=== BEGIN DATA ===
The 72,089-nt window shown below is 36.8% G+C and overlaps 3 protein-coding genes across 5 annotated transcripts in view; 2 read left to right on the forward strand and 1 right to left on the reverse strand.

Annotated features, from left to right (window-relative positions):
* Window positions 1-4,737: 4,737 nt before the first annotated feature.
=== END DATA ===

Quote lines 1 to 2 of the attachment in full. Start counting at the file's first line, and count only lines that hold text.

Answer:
The 72,089-nt window shown below is 36.8% G+C and overlaps 3 protein-coding genes across 5 annotated transcripts in view; 2 read left to right on the forward strand and 1 right to left on the reverse strand.

Annotated features, from left to right (window-relative positions):